“Hot tub” folliculitis is caused by Pseudomonas aeruginosa contamination of under-treated water in a hot tub or whirlpool. Multiple pustular or papular perifollicular lesions appear on the trunk and sometimes extremities within six to 72 hours after exposure (Figure 6), and mild fever and malaise may occur. Lesions in the immunocompetent patient typically resolve spontaneously within a period of seven to 10 days.25 Treatment is directed at prevention by appropriately cleaning the whirlpool or hot tub and maintaining appropriate chlorine levels (bromine and copper solutions are less common alternatives) in the water.
Furuncles and Carbuncles
Furuncles and carbuncles occur as a follicular infection progresses deeper and extends out from the follicle (Table 1). Commonly known as an abscess or boil, a furuncle is a tender, erythematous, firm or fluctuant mass of walled-off purulent material, arising from the hair follicle. These lesions may occur anywhere on the body, but have a predilection for areas exposed to friction. Furuncles rarely appear before puberty. The pathogen is usually S. aureus. Typically, the furuncle will develop into a fluctuant mass and eventually open to the skin surface, allowing the purulent contents to drain, either spontaneously or following incision of the furuncle.
Carbuncles are an aggregate of infected hair follicles that form broad, swollen, erythematous, deep, and painful masses that usually open and drain through multiple tracts. Constitutional symptoms, including fever and malaise, are commonly associated with these lesions but are rarely found with furuncles. With both of these lesions, gentle incision and drainage is indicated when lesions “point” (fluctuant or boggy with a thin shiny appearance of the overlying skin); caution should be taken to not incise deeper than the pseudo capsule that has been built at the site of infection. Loculations should be broken with a hemostat. The wound may be packed (usually with iodoform gauze) to encourage further drainage. In severe cases, parenteral antibiotics such as cloxacillin (Tegopen), or a first-generation cephalosporin such as cefazolin (Ancef), are required.27 The physician should be aware of the potential for gas-containing abscesses or necrotizing fasciitis, which require immediate surgical debridement.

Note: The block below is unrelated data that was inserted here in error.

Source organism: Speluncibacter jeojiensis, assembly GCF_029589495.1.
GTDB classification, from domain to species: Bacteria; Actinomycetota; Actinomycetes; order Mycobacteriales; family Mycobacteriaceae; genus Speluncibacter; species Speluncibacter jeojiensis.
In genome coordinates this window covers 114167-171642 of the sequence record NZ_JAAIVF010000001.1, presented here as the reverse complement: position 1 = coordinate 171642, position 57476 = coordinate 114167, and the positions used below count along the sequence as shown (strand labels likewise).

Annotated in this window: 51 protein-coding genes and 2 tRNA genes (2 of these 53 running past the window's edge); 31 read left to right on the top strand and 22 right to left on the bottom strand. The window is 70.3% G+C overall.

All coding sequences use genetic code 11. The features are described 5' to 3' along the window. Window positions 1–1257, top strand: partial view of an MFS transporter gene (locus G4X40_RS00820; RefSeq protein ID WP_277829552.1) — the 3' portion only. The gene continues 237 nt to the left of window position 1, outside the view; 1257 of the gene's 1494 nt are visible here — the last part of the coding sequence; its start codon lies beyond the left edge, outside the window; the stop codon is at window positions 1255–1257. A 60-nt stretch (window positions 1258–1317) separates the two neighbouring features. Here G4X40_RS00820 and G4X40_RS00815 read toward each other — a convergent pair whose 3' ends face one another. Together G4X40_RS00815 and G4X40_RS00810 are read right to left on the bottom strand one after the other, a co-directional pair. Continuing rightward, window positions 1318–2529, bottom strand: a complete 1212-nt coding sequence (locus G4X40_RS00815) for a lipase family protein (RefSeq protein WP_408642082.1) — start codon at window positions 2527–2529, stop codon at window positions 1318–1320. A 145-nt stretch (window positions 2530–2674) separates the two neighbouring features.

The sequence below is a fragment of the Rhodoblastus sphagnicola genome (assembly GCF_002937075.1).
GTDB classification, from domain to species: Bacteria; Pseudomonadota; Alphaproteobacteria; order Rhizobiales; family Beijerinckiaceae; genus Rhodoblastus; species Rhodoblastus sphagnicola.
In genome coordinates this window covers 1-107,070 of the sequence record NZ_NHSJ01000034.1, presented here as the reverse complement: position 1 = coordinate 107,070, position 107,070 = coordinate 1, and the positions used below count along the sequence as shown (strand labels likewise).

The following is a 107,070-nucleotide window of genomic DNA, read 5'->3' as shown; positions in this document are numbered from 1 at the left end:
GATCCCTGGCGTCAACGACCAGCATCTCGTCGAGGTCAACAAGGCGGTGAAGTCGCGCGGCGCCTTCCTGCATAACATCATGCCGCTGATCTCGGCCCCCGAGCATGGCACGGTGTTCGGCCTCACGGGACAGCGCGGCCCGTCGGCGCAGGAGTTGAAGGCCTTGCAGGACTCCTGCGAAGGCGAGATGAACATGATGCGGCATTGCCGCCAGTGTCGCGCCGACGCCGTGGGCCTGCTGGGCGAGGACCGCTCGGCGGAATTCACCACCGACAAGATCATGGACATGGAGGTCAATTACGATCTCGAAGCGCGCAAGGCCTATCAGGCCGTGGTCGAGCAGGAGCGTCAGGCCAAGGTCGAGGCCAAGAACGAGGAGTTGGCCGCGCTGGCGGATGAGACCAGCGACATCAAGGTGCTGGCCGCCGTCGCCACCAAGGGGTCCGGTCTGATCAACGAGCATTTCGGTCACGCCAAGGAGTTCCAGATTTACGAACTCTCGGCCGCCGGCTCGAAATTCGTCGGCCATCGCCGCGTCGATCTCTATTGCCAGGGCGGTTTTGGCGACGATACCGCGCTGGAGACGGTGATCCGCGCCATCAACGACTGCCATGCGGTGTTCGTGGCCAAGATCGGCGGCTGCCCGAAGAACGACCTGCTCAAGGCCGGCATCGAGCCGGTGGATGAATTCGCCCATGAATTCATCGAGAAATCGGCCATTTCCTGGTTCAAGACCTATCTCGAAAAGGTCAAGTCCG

The majority of bacterial skin infections are caused by the gram-positive bacteria Staphylococcus and Streptococcus species. Antibiotics are used empirically with consideration for resistance patterns. Current antibiotic recommendations include penicillinase-resistant penicillins, first-generation cephalosporins, azithromycin, clarithromycin, amoxicillin-clavulanic acid, or a second-generation fluoroquinolone in the skeletally mature patient. Gram-negative coverage with a second-, third-, or fourth-generation cephalosporin is usually indicated in children under three years and in patients with diabetes or who are immunocompromised.
The photographs in Figures 1,2,4, and 5 were provided by Utah Valley Family Practice Residency, Provo, Utah. The photographs in Figures 3 and 6 were provided by Richard Usatine, M.D., of the University of California-Los Angeles, Los Angeles, Calif.
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This article is one in a series coordinated by Daniel L. Sulberg, M.D., director of dermatology curriculum at the Utah Valley Family Practice Residency, Provo, Utah.
Copyright © 2002 by the American Academy of Family Physicians.